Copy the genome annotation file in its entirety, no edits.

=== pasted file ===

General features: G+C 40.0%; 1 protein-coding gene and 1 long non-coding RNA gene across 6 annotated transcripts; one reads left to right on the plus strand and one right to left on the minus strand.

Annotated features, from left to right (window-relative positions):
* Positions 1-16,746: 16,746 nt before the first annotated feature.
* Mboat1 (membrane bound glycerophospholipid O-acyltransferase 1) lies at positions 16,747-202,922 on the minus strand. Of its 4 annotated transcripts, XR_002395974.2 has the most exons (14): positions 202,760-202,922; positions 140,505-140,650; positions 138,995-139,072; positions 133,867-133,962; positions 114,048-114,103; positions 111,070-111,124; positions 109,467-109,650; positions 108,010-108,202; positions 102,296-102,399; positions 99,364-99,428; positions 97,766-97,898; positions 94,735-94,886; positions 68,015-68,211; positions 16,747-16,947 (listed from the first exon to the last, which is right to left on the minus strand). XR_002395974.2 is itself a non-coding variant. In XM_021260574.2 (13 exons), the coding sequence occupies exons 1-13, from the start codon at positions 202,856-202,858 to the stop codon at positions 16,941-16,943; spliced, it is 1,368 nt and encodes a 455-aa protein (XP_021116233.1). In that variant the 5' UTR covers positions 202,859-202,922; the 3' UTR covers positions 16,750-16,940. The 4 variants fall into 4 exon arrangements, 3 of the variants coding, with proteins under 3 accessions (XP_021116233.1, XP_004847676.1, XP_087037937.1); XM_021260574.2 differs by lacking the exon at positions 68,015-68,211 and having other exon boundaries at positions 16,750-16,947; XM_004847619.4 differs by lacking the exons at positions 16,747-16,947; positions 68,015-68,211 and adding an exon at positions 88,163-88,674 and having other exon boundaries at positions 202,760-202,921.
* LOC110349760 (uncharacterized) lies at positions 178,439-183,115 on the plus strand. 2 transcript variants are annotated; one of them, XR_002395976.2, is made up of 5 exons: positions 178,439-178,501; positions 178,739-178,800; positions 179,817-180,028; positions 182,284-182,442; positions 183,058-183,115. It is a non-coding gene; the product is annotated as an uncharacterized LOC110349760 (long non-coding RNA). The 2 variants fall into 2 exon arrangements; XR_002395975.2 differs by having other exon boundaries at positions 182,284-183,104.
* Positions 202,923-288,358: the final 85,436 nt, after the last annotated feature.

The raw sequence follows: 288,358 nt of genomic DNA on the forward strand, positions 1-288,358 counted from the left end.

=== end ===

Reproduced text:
General features: G+C 40.0%; 1 protein-coding gene and 1 long non-coding RNA gene across 6 annotated transcripts; one reads left to right on the plus strand and one right to left on the minus strand.

Annotated features, from left to right (window-relative positions):
* Positions 1-16,746: 16,746 nt before the first annotated feature.
* Mboat1 (membrane bound glycerophospholipid O-acyltransferase 1) lies at positions 16,747-202,922 on the minus strand. Of its 4 annotated transcripts, XR_002395974.2 has the most exons (14): positions 202,760-202,922; positions 140,505-140,650; positions 138,995-139,072; positions 133,867-133,962; positions 114,048-114,103; positions 111,070-111,124; positions 109,467-109,650; positions 108,010-108,202; positions 102,296-102,399; positions 99,364-99,428; positions 97,766-97,898; positions 94,735-94,886; positions 68,015-68,211; positions 16,747-16,947 (listed from the first exon to the last, which is right to left on the minus strand). XR_002395974.2 is itself a non-coding variant. In XM_021260574.2 (13 exons), the coding sequence occupies exons 1-13, from the start codon at positions 202,856-202,858 to the stop codon at positions 16,941-16,943; spliced, it is 1,368 nt and encodes a 455-aa protein (XP_021116233.1). In that variant the 5' UTR covers positions 202,859-202,922; the 3' UTR covers positions 16,750-16,940. The 4 variants fall into 4 exon arrangements, 3 of the variants coding, with proteins under 3 accessions (XP_021116233.1, XP_004847676.1, XP_087037937.1); XM_021260574.2 differs by lacking the exon at positions 68,015-68,211 and having other exon boundaries at positions 16,750-16,947; XM_004847619.4 differs by lacking the exons at positions 16,747-16,947; positions 68,015-68,211 and adding an exon at positions 88,163-88,674 and having other exon boundaries at positions 202,760-202,921.
* LOC110349760 (uncharacterized) lies at positions 178,439-183,115 on the plus strand. 2 transcript variants are annotated; one of them, XR_002395976.2, is made up of 5 exons: positions 178,439-178,501; positions 178,739-178,800; positions 179,817-180,028; positions 182,284-182,442; positions 183,058-183,115. It is a non-coding gene; the product is annotated as an uncharacterized LOC110349760 (long non-coding RNA). The 2 variants fall into 2 exon arrangements; XR_002395975.2 differs by having other exon boundaries at positions 182,284-183,104.
* Positions 202,923-288,358: the final 85,436 nt, after the last annotated feature.

The raw sequence follows: 288,358 nt of genomic DNA on the forward strand, positions 1-288,358 counted from the left end.